Japan did not invent quality manufacturing. Japanese industry was known for cheap, poor quality goods well into the sixties. What changed is that Japan got serious about producing quality products as a way to compete internationally and move up the value chain. To do this they relied on the work of several notable Americans: Demming, Juran (University of Minnesota graduate), and Crosby. These three together with Taguchi constitute the key founders of the discipline of Quality Management. There are some key concepts that I want to explore in relation to medical providers.

1) “Quality is free.” It is inherently cheaper to do it right the first time than to have to fix it. It is cheaper to spend more on the process to make it so reliable that you don’t have to continue to monitor the output. Your current business is probably externalizing the costs or hiding them and thus minimizes the real cost of defects in the products you make. Time and money are spent to prevent customers from knowing what the actual quality of health care provided by hospitals.

2) Nobody understands the problem better than all of us together. To find the best solution, you need to understand the system from the point of view of everyone who interacts with it. This requires that line personal have the ability to discuss problems and solutions without fear of negative job impact. This does not exist in modern hospitals. Nurses and staff doing the work are not free to identify problems or concerns with physicians. Decisions are not made with consensus but are top down, command and control by people with very limited information. This prevents identification of effective, realistic solutions and instead encourages ineffective window dressing committees.

3) Quality improvement depends on good information and systematic effort. Bluntly Medical providers have systematically hidden outcomes information in an effort to prevent the consuming public from being aware of how bad a job they’ve done. This includes not gathering the information, not publishing information they have, and playing malpractice claims to keep quiet. Take a typical medical procedure and go find the published complication rate. Then take those numbers and talk with specialists in that field about those numbers. What you’ll find is that the published data invariably understates the prevalence of complications at top flight institutions. This is generally a result of selection bias, where only data sets with exceptional outcomes are submitted for publication (so as not to reflect poorly upon the institution). In the absence of good information, these Potemkin village studies underestimate the scope and cost of the problem and encourage administrators and staff to ignore the problem. Nobody ever says Institution X published a study with only a 3% complication rate for procedure Y, we need to get our numbers to that level. They instead say, I wonder what their real rate is or I wonder how they selected their patients for that study.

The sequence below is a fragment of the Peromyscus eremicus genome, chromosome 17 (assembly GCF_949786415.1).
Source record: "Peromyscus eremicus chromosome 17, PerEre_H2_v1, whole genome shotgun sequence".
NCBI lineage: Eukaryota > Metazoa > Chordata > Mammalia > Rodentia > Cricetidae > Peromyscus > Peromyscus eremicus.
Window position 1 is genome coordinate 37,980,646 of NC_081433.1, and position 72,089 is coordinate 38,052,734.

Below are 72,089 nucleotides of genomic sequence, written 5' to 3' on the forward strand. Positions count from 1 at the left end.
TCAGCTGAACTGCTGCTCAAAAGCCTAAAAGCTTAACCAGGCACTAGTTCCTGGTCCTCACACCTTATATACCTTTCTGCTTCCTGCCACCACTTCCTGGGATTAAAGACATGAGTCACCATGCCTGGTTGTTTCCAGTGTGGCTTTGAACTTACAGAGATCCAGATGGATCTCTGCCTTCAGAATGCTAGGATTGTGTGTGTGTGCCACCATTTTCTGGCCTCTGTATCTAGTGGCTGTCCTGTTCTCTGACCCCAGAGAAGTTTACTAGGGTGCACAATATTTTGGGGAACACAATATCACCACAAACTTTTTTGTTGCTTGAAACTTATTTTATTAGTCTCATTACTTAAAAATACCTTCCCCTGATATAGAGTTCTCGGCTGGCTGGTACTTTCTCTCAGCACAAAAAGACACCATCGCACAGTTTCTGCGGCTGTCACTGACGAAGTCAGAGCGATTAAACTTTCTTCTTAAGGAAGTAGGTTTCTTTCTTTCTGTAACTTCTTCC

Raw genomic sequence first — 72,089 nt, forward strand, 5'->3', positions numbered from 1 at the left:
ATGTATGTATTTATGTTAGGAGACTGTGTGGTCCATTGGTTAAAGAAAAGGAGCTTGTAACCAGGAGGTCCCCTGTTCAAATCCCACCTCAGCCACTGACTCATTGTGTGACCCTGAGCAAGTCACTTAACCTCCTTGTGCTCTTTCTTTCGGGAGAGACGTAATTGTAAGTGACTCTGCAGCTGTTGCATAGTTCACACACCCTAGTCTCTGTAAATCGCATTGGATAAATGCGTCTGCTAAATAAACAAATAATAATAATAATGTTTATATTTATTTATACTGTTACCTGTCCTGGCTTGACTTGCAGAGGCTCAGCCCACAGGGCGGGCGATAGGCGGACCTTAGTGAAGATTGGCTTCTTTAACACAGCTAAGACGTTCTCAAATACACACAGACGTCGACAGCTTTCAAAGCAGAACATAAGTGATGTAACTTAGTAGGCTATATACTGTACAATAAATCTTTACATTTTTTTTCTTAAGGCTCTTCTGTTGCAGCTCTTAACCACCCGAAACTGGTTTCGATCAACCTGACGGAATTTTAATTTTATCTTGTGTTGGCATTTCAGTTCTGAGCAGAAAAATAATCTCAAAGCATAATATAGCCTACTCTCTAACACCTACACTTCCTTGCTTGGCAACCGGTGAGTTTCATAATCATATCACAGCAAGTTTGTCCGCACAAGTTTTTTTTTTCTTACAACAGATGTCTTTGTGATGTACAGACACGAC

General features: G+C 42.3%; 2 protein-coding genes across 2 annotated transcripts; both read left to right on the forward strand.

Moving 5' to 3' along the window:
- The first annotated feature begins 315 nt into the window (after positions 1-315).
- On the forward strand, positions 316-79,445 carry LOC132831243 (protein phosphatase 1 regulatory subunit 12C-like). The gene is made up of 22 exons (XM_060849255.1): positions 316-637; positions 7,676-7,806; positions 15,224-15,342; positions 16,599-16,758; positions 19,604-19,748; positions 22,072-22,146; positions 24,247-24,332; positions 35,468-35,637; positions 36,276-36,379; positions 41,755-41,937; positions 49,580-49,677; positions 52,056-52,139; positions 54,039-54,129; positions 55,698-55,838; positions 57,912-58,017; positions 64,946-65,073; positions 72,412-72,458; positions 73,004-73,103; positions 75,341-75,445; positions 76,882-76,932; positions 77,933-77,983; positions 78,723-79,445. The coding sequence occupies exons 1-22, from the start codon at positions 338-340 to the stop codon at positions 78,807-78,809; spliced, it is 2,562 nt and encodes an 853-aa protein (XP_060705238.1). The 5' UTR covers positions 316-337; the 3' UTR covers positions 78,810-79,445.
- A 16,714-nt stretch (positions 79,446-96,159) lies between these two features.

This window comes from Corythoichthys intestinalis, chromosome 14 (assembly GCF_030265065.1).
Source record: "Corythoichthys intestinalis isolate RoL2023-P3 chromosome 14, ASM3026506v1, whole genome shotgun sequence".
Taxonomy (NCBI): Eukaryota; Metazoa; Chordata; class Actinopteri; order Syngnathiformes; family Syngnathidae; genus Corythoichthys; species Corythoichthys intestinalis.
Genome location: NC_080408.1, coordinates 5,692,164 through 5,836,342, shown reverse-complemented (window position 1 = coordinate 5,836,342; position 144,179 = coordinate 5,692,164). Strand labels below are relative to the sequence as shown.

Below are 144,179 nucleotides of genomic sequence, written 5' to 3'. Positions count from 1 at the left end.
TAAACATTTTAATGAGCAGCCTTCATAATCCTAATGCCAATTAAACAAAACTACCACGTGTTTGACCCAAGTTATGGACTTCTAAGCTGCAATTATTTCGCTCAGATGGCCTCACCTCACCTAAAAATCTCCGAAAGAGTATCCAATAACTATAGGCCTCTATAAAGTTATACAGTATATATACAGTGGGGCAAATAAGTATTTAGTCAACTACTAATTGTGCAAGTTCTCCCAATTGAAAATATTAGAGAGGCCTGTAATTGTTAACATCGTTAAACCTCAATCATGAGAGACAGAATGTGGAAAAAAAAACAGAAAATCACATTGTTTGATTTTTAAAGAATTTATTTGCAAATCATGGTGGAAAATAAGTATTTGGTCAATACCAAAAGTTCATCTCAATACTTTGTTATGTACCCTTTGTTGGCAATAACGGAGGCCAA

4) Management needs to lead or it will not happen. This is a system problem. This is not a problem of people not doing their jobs. It is not about people not trying to do their best. The highly complex medical delivery system does not hold anyone responsible for the error rate. It doesn’t not impact salaries, reputation, or stock price the way it does at private companies. Look at the response from hospitals that are killing people every day compared with Toyota’s response to the “sudden acceleration” fiasco. Is the executive team involved? Are resources focused on the problem? Etc. FDA holds management personally, legally responsible for failures of the quality systems at medical device companies. The same standard hasn’t been applied to medical delivery systems. Maybe it’s time to apply this principle outside of Anesthesiology.

Brains on Drugs: The Need for a Drug Policy that Embraces Scientific Understanding of Addiction

by Mike Borchardt, UMN Law Student, MJLST Managing Editor

Thumbnail-Mike-Borchardt.jpgThe strong showing in polls for marijuana legalization efforts in Colorado and Washington illustrate that America’s attitudes toward illegal drugs is starting to shift. Though the attitudes of some voters are starting to shift on pot, there is still a strong disconnect, especially when it comes to harder drugs, between what we know about addiction and the policies we use to curb drug use. In their article in MJLST 11.1, “Why Neuroscience Matters for Rational Drug Policy,” David M. Eagleman, Mark A. Correro, and Jyotpal Singh outline this disconnect between science and policy. As they explain, “Although addiction may involve volitional choices early on, it is best understood as a brain disease.” Despite this being the general consensus of the scientific community, our drug policies do too little to address addiction as a disease.